Don't mistake my knee-jerk bobblehead nods while you are talking for this state, because I can guarantee nodding means I am listening and formulating a response because I sense that if I talk now, it would make you angry. But if "That's so crazy!" happens to leave my lips, you could be the most attractive, charming and brilliant conversationalist on the planet, a veritable Billy Connolly, but I can guarantee my brain has already taken off its makeup, put on its jammies and crawled under that blanket. It is so tired, it forgot to brush its teeth.
Also, did I mention that while I happen to value being direct, I am not that great at telling a story, because I tend to wander? This is the point in the blog where I say, "So..." Which I try not to use, because one of my bosses used to end that sentence with "...buttons on your underwear!" Almost as annoying as my husband's response to "What time is it?" ("The same time it was 24 hours ago, but a day later."). What was the point of this very one-sided prattling? Perhaps it is that I am not the only one in the world who thinks that most idle chat is pointless. I am not bringing up anything earth-shattering, but when I was looking up synonyms for "conversation" (due to the fact that no one wants to hear the same word ten times in a row, and also because Mirriam-Webster's online thesaurus helps everyone sound incredibly smart), as I read over the options I realized that most of them are very condescending and downright rude. Chit-chatting? Nattering? Engaging in small-talk? Wow.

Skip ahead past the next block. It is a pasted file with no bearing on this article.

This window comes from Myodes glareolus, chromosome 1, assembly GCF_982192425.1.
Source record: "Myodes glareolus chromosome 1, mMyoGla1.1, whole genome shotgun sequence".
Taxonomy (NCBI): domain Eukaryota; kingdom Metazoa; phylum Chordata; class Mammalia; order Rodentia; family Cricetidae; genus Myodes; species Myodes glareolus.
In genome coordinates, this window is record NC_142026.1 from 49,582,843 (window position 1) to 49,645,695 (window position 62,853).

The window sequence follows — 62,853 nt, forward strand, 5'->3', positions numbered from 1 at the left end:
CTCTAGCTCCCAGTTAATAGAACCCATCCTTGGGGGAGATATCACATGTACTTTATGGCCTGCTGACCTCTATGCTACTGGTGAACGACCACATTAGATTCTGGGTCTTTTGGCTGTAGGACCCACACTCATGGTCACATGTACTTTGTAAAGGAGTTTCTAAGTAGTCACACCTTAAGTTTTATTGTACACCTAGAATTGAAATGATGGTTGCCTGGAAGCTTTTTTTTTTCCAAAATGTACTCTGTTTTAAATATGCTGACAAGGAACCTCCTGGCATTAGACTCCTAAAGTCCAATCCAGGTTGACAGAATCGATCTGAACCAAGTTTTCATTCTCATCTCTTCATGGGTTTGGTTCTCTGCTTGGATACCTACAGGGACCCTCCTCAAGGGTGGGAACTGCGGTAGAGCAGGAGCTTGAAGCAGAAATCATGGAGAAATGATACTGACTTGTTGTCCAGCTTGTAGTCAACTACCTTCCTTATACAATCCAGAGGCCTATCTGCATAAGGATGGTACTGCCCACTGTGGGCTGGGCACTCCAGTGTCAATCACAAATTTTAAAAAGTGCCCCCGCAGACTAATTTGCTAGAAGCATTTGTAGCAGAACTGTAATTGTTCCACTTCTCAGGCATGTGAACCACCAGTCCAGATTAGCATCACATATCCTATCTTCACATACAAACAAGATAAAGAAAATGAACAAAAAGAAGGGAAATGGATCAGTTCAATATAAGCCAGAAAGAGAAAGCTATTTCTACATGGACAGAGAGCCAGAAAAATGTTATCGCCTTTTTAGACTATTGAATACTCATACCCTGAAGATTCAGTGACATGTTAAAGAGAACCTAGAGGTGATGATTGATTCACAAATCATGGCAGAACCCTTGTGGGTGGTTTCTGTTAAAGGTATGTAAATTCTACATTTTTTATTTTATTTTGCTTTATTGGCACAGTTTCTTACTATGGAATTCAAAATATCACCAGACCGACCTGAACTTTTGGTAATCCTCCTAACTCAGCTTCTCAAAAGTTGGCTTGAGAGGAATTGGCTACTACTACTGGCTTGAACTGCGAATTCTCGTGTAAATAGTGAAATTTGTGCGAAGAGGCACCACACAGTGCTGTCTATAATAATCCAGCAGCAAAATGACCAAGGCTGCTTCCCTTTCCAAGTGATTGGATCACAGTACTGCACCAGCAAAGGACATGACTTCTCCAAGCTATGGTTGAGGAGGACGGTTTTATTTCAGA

Perhaps The Art of Conversation is as lost as table manners, waltzing and actually talking face-to-face to someone at a bar or restaurant rather than texting and "checking yourself in on Facebook", but I hate to think so. I know that despite possessing the skill of initiating persiflage (ooh, there's a ten-cent word, right there), I am not so good at maintaining a "proper" discussion, being able to quote famous people from memory, or recalling funny anecdotes. Fortunately I happen to know a lot of people who are, and when we get together, there is some serious artistry and handicraft going on, be it some version of a Philip Glass composition or a canvas by Chagall, our collective words float, jar and collide in just the right way. These kind of could-hardly-be-called-a-dialogue's are what make up for all of the forced chaff and chatter in the world. Every time there's a gap before I dare to interrupt someone droning on and on I think of you, my friends. Rock on.
Today, I read some fantastic advice on striking the right balance during discourse, it was written by Arthur Martine in 1866. From Martine's Handbook of Etiquette and Guide to True Politeness, I hope this is something that will always hold true:
"In conversation there must be, as in love and in war, some hazarding, some rattling on; nor need twenty falls affect you, so long as you take cheerfulness and good humor for your guides; but the careful and measured conversation...is always, though perfectly correct, extremely dull and tedious — a vast blunder from first to last."